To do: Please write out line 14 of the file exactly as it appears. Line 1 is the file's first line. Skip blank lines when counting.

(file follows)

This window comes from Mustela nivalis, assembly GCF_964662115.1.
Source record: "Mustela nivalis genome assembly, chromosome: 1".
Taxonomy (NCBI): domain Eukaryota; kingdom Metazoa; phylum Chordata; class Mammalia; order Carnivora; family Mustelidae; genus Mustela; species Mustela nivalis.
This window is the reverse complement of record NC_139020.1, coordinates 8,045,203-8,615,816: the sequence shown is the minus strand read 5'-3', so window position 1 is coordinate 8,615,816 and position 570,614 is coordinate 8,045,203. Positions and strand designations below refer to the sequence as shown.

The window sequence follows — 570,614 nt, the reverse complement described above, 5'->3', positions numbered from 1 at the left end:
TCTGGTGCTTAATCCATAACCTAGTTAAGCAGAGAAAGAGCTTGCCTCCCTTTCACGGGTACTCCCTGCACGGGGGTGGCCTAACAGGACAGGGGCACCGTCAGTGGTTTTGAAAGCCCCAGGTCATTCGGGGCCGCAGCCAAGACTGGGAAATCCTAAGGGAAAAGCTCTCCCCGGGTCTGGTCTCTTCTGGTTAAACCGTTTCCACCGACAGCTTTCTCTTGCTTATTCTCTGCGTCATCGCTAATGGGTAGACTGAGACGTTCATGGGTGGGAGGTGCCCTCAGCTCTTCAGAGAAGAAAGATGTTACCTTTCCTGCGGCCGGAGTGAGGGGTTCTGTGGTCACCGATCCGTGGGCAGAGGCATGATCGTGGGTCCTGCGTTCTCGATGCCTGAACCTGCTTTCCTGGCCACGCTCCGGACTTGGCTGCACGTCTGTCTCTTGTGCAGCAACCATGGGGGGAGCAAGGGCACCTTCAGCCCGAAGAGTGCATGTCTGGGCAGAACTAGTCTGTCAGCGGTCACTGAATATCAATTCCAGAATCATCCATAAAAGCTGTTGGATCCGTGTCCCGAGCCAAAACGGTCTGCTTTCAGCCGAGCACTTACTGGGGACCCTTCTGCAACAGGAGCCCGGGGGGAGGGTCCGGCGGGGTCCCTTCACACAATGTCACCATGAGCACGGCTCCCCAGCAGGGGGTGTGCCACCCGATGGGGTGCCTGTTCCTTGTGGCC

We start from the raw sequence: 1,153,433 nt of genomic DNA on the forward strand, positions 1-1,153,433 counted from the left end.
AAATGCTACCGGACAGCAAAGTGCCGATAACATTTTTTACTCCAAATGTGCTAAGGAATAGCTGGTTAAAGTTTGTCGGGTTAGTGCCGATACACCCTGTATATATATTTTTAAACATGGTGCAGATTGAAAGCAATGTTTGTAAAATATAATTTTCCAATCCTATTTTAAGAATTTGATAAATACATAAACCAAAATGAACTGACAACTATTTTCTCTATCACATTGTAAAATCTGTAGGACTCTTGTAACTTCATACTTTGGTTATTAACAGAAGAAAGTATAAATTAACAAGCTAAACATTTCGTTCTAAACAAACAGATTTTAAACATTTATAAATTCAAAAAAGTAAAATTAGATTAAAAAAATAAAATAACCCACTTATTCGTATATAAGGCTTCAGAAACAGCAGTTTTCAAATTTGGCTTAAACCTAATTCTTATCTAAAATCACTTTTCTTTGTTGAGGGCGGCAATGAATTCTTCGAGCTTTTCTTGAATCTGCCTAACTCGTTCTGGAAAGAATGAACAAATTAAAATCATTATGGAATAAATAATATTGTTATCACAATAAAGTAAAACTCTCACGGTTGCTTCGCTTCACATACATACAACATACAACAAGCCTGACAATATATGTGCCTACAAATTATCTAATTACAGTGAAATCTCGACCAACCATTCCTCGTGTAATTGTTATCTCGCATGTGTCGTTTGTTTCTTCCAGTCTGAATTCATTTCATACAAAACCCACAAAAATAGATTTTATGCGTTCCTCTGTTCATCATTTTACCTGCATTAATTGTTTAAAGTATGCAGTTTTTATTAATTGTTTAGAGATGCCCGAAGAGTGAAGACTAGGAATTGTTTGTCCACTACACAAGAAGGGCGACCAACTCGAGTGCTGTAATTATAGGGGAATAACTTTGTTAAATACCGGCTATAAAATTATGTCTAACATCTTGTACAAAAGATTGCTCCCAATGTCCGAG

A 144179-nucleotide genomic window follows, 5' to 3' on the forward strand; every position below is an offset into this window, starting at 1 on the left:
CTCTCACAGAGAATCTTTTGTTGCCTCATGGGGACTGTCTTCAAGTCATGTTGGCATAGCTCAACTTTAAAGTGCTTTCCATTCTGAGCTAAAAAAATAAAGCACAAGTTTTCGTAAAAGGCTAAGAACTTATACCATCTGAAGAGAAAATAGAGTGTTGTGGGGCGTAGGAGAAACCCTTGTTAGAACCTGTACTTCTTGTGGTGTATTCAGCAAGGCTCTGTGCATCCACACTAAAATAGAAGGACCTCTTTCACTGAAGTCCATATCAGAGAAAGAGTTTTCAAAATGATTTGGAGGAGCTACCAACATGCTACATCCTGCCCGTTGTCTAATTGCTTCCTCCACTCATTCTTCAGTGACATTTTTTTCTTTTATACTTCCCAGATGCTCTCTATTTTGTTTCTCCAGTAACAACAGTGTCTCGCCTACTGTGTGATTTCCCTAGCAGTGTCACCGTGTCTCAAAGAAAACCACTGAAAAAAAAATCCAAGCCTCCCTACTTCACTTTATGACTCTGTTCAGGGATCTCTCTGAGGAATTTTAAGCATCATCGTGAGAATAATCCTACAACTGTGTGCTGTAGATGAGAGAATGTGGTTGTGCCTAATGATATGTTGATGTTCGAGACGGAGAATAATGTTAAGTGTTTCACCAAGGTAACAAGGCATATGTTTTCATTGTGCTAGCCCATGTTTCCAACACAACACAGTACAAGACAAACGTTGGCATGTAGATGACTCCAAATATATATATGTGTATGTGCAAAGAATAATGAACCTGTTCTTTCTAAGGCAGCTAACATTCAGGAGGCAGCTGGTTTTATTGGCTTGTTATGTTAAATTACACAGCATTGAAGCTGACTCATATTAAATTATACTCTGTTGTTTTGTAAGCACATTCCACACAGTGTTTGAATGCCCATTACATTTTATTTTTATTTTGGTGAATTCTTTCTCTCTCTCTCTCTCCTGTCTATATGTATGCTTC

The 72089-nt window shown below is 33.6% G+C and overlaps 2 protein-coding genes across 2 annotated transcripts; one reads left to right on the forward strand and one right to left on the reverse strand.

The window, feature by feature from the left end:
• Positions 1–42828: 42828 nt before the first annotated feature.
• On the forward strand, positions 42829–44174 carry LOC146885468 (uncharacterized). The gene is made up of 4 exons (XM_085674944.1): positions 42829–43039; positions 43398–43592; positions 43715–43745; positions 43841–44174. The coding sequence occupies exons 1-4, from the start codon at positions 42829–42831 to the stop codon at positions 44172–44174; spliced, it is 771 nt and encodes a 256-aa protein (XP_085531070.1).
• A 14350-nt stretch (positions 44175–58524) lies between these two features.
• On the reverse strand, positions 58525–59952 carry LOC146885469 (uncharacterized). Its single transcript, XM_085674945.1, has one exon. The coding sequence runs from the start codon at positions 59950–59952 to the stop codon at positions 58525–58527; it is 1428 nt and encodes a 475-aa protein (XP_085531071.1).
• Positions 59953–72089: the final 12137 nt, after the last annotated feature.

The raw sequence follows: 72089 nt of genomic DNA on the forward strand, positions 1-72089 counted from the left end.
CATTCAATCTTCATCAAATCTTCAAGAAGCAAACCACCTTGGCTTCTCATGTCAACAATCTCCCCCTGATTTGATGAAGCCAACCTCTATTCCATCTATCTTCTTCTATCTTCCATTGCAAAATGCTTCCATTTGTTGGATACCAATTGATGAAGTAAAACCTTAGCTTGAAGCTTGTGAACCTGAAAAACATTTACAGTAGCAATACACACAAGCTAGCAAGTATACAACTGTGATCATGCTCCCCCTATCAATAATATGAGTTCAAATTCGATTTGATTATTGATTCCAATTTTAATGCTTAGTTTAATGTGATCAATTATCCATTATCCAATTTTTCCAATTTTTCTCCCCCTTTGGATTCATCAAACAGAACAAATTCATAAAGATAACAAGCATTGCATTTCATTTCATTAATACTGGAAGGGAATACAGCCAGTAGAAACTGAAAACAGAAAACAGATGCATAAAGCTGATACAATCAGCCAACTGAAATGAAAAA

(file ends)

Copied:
• On the forward strand, positions 42829–44174 carry LOC146885468 (uncharacterized). The gene is made up of 4 exons (XM_085674944.1): positions 42829–43039; positions 43398–43592; positions 43715–43745; positions 43841–44174. The coding sequence occupies exons 1-4, from the start codon at positions 42829–42831 to the stop codon at positions 44172–44174; spliced, it is 771 nt and encodes a 256-aa protein (XP_085531070.1).